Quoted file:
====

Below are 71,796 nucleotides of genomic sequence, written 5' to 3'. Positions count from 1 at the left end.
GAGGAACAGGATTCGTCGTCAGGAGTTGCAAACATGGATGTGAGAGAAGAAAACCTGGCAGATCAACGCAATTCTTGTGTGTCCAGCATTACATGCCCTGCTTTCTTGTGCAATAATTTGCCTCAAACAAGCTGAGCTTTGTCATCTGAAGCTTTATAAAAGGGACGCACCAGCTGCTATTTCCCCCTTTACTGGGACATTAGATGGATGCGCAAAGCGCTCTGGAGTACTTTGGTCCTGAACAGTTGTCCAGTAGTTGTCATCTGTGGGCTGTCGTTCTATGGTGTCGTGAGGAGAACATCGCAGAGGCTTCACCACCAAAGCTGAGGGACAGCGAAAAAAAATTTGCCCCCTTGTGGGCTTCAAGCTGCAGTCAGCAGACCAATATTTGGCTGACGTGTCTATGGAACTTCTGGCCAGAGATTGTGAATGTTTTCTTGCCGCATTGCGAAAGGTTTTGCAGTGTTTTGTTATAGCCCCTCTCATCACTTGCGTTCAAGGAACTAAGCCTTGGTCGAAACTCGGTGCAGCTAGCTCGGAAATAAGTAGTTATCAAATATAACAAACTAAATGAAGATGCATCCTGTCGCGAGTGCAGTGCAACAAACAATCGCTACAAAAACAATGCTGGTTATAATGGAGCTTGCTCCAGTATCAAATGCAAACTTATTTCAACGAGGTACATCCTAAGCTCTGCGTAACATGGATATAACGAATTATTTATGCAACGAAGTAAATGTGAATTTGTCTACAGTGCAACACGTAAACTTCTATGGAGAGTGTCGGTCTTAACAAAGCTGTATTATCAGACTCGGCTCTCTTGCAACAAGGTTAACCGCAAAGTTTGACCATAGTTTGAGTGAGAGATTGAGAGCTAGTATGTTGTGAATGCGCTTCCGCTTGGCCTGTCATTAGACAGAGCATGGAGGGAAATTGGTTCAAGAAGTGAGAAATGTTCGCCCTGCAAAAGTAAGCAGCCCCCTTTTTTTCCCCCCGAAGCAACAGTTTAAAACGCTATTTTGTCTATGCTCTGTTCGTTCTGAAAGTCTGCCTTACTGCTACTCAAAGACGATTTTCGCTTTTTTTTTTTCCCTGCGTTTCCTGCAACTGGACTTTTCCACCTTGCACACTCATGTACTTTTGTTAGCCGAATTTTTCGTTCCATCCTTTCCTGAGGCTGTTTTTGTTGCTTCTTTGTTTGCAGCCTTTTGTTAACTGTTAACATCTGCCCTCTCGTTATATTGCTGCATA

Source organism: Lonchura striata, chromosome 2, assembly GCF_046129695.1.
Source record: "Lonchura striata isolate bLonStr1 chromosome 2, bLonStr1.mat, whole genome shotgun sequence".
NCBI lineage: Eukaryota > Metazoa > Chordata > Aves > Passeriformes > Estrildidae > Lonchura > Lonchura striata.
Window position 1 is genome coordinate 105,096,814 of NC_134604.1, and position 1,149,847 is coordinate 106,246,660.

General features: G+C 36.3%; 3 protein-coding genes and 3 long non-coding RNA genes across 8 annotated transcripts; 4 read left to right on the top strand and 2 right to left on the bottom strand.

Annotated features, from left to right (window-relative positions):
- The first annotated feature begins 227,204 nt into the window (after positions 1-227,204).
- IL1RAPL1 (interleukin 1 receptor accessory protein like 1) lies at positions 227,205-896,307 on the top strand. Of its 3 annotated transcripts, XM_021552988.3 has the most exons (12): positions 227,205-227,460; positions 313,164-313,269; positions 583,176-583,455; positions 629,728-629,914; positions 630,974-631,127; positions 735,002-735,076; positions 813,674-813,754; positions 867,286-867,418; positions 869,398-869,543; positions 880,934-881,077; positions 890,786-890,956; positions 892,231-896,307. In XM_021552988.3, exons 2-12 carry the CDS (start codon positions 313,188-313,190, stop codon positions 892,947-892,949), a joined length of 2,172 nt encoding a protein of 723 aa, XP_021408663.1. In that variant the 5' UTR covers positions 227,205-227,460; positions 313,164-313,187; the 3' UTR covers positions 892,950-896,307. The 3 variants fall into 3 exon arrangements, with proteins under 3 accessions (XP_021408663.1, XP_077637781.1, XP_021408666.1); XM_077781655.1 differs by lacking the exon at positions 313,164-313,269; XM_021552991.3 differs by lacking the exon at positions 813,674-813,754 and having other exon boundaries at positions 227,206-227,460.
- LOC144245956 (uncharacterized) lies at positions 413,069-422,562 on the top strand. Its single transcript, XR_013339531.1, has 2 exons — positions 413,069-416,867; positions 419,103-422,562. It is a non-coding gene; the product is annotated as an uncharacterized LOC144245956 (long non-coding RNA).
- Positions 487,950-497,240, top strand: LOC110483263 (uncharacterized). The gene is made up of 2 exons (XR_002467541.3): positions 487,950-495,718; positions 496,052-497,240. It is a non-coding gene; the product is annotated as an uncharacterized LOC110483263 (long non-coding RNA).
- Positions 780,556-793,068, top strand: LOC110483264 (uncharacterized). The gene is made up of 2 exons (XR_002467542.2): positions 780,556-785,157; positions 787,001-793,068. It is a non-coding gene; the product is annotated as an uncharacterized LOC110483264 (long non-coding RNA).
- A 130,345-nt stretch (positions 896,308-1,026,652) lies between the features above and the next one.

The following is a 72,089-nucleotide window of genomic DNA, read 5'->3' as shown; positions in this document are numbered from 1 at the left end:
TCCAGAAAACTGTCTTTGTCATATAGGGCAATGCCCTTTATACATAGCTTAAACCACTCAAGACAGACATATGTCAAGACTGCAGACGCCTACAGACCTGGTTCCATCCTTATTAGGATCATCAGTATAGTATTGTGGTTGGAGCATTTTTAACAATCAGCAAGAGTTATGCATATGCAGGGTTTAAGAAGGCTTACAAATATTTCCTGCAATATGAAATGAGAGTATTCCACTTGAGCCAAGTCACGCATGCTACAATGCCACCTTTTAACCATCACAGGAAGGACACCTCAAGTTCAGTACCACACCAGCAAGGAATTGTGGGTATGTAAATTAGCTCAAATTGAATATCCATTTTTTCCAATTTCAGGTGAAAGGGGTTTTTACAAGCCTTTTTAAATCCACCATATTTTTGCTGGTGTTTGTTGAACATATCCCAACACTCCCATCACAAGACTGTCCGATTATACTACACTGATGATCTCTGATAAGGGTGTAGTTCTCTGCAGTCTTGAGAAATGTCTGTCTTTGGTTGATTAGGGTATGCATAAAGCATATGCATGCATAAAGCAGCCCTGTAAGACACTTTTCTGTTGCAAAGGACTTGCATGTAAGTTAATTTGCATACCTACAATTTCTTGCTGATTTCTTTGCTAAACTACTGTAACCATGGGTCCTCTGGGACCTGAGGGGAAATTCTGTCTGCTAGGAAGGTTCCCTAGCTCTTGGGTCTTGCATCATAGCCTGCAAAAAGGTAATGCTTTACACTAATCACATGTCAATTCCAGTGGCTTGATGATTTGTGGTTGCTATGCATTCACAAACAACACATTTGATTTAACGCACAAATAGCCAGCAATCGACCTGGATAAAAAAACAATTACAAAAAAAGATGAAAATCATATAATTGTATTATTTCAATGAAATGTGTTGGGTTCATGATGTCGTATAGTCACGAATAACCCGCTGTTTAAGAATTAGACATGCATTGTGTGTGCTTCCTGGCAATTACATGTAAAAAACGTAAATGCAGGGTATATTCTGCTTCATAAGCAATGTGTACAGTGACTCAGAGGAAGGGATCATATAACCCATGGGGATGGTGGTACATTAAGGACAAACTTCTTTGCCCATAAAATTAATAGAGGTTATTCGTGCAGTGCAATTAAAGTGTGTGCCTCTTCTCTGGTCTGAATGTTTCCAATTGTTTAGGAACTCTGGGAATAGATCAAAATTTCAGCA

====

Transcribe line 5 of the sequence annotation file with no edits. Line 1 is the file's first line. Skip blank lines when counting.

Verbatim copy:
NCBI lineage: Eukaryota > Metazoa > Chordata > Aves > Passeriformes > Estrildidae > Lonchura > Lonchura striata.